If the background information is important to the conflict, the story, why is it summarised? If it is necessary in order to understand the rest of the conflict, it should be fleshed out and give the readers all of the information, rather than a summarised version of it.
To illustrate my point, here is an example.
Following is Divergent, rewritten in the same form the above intro is written.
I open my eyes and thrust my arm out. My blood drips onto the carpet between the two bowls. Then, with a gasp I can’t contain, I shift my hand forward–
But wait, you need to know the beginning first. You need to know how I got here.
It wasn’t supposed to be like this. I was never supposed to choose this.
When we are sixteen we go through the ceremony, the Choosing Ceremony, and it determines our fate. It determines where we will live out our lives.
I’m told it was different before the war. But the war changed everything. Supposedly for everlasting peace we, the population, were split into five factions. We are born and we die in these factions. Many of us are born, raised, and die in the same faction, but some of us are born and raised in one, but die in another.
If you choose a faction that you weren’t born in, didn’t grow up in, you are ripped from your family. You’re only allowed to see them once a year. Faction over blood.
And as a contrast, this is the actual beginning of Divergent:
There is one mirror in my house. It is behind a sliding panel in the hallway upstairs. Our faction allows me to stand in front of it on the second day of every third month, the day my mother cuts my hair.
I sit on the stool and my mother stands behind me with the scissors, trimming. The strands fall on the floor in a dull, blond ring.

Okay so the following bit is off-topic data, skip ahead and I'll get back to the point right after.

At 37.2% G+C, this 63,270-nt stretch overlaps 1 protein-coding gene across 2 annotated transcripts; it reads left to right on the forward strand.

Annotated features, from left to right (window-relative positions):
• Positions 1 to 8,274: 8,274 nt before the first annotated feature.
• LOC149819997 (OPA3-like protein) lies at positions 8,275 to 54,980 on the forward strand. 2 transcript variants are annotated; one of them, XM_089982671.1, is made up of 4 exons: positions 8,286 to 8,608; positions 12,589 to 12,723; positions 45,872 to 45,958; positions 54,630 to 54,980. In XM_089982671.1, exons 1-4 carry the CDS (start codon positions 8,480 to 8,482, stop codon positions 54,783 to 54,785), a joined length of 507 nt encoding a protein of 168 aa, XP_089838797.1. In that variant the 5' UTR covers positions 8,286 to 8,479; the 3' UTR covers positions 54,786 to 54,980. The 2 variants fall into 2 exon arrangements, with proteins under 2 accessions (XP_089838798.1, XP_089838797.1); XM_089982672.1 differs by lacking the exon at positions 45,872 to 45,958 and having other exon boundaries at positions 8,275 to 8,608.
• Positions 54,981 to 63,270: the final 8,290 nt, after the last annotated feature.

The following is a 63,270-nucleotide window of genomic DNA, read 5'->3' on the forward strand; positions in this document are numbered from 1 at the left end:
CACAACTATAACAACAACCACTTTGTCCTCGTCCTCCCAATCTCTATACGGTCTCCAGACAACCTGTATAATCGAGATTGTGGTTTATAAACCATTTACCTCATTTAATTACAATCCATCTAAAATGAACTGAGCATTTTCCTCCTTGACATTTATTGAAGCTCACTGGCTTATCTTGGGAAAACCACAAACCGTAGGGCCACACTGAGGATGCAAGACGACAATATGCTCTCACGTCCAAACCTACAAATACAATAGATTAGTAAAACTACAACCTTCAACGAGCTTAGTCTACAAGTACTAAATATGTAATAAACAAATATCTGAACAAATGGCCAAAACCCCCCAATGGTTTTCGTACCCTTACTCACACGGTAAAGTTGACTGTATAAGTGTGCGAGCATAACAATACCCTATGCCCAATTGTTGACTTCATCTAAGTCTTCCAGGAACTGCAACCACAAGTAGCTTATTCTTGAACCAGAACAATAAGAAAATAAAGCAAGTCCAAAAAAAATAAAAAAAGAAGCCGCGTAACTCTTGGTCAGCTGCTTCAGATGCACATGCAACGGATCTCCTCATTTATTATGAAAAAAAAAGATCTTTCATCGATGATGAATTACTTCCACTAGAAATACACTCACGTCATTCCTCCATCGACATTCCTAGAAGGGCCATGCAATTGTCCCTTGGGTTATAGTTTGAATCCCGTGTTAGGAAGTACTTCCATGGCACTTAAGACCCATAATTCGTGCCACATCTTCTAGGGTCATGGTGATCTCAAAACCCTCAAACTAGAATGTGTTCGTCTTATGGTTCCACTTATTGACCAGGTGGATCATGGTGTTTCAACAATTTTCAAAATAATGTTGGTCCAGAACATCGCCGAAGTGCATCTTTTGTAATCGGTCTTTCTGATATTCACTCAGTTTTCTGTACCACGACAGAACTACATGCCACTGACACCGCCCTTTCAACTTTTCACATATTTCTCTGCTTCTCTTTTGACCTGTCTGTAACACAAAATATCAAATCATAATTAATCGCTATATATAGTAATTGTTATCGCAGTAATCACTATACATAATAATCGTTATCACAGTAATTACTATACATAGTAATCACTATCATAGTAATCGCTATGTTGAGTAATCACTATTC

When she finishes, she pulls my hair away from my face and twists it into a knot. I note how calm she looks and how focused she is. She is well-practiced in the art of losing herself. I can’t say the same of myself.
I sneak a look at my reflection when she isn’t paying attention–not for the sake of vanity, but out of curiosity. A lot can happen to a person’s appearance in three months. In my reflection, I see a narrow face, wide, round eyes, and a long, thin nose–I still look like a little girl, though sometime in the last few months I turned sixteen. The other factions celebrate birthdays, but we don’t. It would be self-indulgent.
Notice how Roth isn’t afraid to dig into the details here, even going so far as to describe the reflection the main character sees in the mirror. And in this she gives us background, and only background. There’s no interruption anywhere. She’s laying the groundwork for the rest of the story here.
Imagine building a house; if the groundwork isn’t complete, there’s an overhanging risk that the house will fall, or collapse. It’s the same when writing. If there are flaws in the foundation, the rest of the building will eventually suffer.
Roth does very well in beginning her novel where the actual story begins, while still managing to sprinkle important background information throughout the story in a way that doesn't interrupt the flow of the text. However, it’s important to note that there are books that begin with background information (especially in MG literature). It has been done before, it has worked, and it still works. It all depends on what audience you want your story to reach. Storytelling is always subjective, and there’s never any set rule or formula to follow.
Just as well, sometimes things need to be summarised. Too many details, especially if they don’t further plot or character development in any way, may end up giving the text—any text—a 'thick' feeling, hampering the pacing, and that can be tough to read. There’s always a balance to keep in mind, regardless of what you’re writing.
Would I Keep Reading?
I would read the next line, just because of the last line in this text. I’m too curious as to what happens next not to. I’m incredibly intrigued by the taste of plot, there’s something solid there, and with a bit of revision to show the plot more clearly, my mind would probably be changed.